By Bernard Sullivan
CATHOLICS have always based their plans for a stable society on a good family life and have been often blamed for under-estimating the influence of a had environment.
On public platforms many reformers have called attention to the evils of slunis where a full life was made impossible.
We have seen earlier in this century how demoralising low wages can be, although there are many of the older generation who would claim that conditions were better in the good old days.
Today we see new homes springing up in all parts of the country, our children arc taught in bright modern schools, and full employmeut has removed the haunting spectre of poverty.
It is therefore interesting to note the interest the Government and local authorities arc now paying to the need for attention to family environment. Two committees have presented reports that have not received the attention in Catholic circles they deserved.
The Denning Committee reported on the procedure in matrimonial courses, and recommended the setting up of marriage welfare organisations sponsored by the Government with financial assistance, but leaving the bodies free from State interference.
Amongst the Associations that are now functioning is the Catholic Marriage Advisory Council.
A second committee, known as the Harris Committee, made recommendations about the type of organisation needed to take up marriage guidance, with a standard of training so necessary to inspire the people who come for advice and help.
OUTSIDE the Catholic Church divorce has been considered to be the only remedy for a had marriage, and incompatible partners have looked forward to dissolution rather than reclamation of marriage.
Christian marriage is a sacrament, and the registrar merely gives legal form to the contracts. The civil marriage has developed with the decrease in church attendance, and a marriage founded on such flimsy grounds is less likely to bring forward a stable family than a religious ceremony, but these are unions that have failed because of lack of encouragement.
The Catholic Marriage Advisory Council has been functioning for nearly five years and in addition to ccoperating with the clergy to prevent a marriage becoming a failure, they tackle the problem before marriage takes place.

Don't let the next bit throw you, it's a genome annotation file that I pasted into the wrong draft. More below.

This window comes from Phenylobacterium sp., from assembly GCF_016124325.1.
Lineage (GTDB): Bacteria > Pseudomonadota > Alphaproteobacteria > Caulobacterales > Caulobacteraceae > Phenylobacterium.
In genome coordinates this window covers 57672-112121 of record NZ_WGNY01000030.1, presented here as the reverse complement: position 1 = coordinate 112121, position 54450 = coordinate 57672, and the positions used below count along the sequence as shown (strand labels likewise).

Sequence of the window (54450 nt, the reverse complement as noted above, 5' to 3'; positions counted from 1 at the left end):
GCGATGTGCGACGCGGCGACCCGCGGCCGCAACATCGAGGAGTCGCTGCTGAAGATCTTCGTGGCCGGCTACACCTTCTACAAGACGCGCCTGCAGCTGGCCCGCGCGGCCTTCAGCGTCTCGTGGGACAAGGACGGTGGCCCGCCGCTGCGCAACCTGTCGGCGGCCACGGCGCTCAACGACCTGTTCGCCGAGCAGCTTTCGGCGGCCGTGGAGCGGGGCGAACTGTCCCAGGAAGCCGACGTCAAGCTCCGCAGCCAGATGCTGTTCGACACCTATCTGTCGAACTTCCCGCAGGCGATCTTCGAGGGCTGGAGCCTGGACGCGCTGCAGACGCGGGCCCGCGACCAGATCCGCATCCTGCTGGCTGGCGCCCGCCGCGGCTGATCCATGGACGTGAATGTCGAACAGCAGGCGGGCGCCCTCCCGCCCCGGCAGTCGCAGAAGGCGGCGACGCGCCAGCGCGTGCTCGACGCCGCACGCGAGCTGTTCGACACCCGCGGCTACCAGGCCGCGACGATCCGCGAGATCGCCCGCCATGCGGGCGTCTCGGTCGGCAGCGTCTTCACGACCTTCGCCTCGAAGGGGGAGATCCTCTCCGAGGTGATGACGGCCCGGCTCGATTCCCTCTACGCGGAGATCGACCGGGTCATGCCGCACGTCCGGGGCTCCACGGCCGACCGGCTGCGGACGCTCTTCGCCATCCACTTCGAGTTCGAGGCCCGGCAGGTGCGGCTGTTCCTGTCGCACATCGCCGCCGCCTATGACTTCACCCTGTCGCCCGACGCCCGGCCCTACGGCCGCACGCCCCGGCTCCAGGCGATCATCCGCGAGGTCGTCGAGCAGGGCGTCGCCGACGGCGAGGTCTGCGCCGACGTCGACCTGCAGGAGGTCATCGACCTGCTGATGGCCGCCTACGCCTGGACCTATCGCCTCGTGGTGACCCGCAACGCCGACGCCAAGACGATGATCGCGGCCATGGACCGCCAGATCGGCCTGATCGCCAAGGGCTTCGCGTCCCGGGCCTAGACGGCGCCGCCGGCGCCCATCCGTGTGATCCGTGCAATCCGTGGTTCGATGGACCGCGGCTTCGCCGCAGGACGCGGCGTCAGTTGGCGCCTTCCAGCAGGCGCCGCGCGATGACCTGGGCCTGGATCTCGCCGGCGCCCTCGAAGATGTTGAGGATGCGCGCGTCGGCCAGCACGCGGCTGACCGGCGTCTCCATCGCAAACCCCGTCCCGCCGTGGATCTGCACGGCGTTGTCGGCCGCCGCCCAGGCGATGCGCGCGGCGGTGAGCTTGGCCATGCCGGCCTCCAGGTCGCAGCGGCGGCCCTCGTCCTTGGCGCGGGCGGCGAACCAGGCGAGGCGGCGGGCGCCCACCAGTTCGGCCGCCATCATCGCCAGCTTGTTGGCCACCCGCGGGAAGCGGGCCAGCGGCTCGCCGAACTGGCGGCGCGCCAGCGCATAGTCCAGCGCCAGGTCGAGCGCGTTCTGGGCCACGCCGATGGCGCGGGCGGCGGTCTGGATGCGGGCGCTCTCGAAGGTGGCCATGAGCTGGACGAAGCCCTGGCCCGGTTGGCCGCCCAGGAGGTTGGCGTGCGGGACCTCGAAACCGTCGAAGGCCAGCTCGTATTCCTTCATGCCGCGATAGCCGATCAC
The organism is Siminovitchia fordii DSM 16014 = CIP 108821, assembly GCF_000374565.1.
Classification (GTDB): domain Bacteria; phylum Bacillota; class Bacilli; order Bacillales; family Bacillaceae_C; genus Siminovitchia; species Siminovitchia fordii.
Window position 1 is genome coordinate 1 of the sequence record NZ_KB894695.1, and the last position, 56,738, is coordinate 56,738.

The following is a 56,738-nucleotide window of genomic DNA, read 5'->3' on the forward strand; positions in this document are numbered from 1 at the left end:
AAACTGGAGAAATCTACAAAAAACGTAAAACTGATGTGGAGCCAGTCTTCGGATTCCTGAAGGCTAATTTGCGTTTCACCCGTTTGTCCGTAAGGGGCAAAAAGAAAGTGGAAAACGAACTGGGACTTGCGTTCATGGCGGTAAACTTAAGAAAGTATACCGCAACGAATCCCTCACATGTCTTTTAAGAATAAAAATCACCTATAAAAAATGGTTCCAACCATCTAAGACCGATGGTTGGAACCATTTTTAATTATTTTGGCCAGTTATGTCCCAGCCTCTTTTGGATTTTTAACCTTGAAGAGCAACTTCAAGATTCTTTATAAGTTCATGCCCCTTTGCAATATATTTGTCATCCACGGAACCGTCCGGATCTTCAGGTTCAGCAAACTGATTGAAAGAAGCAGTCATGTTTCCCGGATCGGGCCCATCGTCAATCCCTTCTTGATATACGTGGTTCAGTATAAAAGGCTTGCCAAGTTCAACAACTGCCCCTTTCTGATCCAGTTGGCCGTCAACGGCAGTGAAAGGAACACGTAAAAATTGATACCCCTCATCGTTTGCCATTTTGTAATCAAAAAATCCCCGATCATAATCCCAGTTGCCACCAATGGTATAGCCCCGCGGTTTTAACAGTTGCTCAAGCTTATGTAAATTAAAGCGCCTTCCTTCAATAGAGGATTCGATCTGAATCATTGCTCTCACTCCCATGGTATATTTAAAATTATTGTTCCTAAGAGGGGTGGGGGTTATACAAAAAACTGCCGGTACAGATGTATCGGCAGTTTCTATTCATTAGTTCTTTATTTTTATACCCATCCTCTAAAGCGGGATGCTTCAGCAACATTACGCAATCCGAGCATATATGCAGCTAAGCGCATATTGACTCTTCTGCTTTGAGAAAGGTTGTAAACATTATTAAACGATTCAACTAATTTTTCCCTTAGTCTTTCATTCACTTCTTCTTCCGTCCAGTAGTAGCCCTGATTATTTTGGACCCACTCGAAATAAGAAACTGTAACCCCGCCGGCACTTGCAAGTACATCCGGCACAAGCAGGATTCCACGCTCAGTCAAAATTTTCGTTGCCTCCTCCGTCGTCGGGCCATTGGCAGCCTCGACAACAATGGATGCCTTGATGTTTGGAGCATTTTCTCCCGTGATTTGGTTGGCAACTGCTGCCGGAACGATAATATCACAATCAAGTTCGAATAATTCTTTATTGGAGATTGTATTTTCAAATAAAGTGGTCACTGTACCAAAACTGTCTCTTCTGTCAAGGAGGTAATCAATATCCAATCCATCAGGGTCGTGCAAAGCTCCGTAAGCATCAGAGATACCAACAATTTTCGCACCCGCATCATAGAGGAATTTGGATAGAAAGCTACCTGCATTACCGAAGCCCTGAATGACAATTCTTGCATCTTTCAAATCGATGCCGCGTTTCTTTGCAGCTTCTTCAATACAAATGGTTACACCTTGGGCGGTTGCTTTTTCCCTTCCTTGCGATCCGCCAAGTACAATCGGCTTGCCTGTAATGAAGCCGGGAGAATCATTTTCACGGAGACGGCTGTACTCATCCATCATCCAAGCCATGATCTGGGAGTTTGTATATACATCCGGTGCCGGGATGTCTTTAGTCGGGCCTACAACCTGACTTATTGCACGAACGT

The betrothal was once a beautiful ceremony emphasising the approach to the sacrament. It might be considered that an announcement of the engagement should be as publicly made in church as the reading of the banns of marriage. There could
even be a religious ceremony to lend dignity to the pledge of betristhal.
These are points for the council to consider.
Every parish should know that pre-marital advice is available, and where complications arise after marriage, machinery is provided for helping the couple mei their difficulties.
Not so serious
ONE of the signs that marriage is not necessarily foolproof is shown in the reports frequently made on juvenile delinquency.
A committee is reporting on this subject, but there is so much ill-informed criticism that there is a danger of a wrong emphasis being obtained.
Those persons who are convinced that drink is the cause of poverty, that poverty is the cause of crime, that slums are dens of vice, arc ready to believe that juvenile delinquency is a crime bred of material conditions.
The well-meaning lecturers who seek to paint the picture in gloomy colours ever over-emphasise the problem.
Various local authorities have compiled analysis of the conditions under which the delinquents live, but few of the writers appear to have seen the reports and approach the problem from an emotional angle.